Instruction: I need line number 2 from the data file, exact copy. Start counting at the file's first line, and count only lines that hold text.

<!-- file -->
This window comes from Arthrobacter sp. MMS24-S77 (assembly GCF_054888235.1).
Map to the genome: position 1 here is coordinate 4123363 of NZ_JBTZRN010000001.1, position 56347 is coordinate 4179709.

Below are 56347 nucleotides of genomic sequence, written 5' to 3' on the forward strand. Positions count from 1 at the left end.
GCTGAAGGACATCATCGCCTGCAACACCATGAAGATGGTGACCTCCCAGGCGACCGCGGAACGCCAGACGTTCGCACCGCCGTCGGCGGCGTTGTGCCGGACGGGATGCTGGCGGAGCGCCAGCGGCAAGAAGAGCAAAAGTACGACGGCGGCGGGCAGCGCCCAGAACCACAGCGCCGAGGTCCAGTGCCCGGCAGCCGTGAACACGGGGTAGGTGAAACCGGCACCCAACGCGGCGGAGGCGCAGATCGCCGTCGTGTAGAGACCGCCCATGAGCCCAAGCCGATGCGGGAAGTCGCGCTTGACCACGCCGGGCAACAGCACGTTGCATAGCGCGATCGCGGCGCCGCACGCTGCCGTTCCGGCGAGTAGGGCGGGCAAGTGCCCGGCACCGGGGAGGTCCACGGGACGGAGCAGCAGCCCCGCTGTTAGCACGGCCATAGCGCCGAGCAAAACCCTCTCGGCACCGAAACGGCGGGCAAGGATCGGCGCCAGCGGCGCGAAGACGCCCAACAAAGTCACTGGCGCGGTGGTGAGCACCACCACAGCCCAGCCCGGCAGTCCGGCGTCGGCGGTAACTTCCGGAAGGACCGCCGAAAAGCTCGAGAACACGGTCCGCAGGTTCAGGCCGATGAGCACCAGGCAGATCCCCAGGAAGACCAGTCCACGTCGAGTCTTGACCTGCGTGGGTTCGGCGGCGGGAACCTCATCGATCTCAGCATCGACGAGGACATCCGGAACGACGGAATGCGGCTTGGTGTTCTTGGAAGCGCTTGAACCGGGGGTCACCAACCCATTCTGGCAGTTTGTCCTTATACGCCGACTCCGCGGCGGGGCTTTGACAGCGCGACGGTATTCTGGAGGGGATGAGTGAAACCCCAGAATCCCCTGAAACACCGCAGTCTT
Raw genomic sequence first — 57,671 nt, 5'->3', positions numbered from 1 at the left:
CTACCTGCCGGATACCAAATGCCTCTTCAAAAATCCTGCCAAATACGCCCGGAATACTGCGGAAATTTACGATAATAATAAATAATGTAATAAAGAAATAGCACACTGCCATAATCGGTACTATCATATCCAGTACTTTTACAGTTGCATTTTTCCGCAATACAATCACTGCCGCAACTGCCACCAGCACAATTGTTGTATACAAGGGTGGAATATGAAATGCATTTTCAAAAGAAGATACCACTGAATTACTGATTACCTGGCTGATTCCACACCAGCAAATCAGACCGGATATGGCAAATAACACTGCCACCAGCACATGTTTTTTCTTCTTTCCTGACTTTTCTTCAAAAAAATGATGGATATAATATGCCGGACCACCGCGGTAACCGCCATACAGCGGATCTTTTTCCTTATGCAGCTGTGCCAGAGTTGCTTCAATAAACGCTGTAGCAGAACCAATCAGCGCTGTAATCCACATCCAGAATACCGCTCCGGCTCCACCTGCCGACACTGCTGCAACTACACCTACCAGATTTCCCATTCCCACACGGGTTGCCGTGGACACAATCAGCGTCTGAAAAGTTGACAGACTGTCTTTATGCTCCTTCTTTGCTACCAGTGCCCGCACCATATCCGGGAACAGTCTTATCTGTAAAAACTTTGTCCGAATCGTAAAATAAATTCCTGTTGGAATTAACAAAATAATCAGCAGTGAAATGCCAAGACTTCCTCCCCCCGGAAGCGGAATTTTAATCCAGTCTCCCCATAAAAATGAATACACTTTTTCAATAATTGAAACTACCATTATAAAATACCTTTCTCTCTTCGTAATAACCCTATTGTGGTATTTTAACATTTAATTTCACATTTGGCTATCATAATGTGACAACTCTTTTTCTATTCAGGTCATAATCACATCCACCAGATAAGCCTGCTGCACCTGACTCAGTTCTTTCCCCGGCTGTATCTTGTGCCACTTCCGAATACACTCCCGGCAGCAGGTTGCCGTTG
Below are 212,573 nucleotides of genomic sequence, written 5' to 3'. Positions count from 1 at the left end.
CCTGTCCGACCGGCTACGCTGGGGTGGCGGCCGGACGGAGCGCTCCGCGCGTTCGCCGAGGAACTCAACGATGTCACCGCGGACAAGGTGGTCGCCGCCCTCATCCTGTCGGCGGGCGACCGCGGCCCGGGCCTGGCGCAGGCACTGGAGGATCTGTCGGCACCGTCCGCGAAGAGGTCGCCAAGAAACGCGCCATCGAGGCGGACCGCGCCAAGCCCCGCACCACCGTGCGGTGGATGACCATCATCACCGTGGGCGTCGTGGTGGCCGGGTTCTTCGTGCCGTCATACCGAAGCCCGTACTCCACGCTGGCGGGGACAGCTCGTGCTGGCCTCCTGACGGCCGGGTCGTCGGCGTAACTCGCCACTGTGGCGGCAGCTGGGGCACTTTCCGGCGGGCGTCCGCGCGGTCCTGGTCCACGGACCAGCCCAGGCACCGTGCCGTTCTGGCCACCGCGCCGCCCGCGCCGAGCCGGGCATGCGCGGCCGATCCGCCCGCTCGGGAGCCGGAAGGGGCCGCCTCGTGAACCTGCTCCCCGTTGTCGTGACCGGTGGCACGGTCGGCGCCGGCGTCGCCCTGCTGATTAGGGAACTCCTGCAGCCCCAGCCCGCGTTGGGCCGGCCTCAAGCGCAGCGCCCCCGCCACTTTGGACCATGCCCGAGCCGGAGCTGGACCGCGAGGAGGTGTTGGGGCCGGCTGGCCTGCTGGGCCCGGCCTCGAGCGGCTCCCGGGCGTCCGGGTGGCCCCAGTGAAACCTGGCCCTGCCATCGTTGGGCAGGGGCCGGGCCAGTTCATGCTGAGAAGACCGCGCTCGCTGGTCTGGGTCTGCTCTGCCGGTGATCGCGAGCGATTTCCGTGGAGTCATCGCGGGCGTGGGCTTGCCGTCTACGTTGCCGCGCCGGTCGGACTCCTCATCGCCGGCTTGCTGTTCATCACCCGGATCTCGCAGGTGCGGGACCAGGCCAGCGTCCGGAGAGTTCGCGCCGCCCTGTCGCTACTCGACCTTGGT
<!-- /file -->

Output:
Map to the genome: position 1 here is coordinate 4123363 of NZ_JBTZRN010000001.1, position 56347 is coordinate 4179709.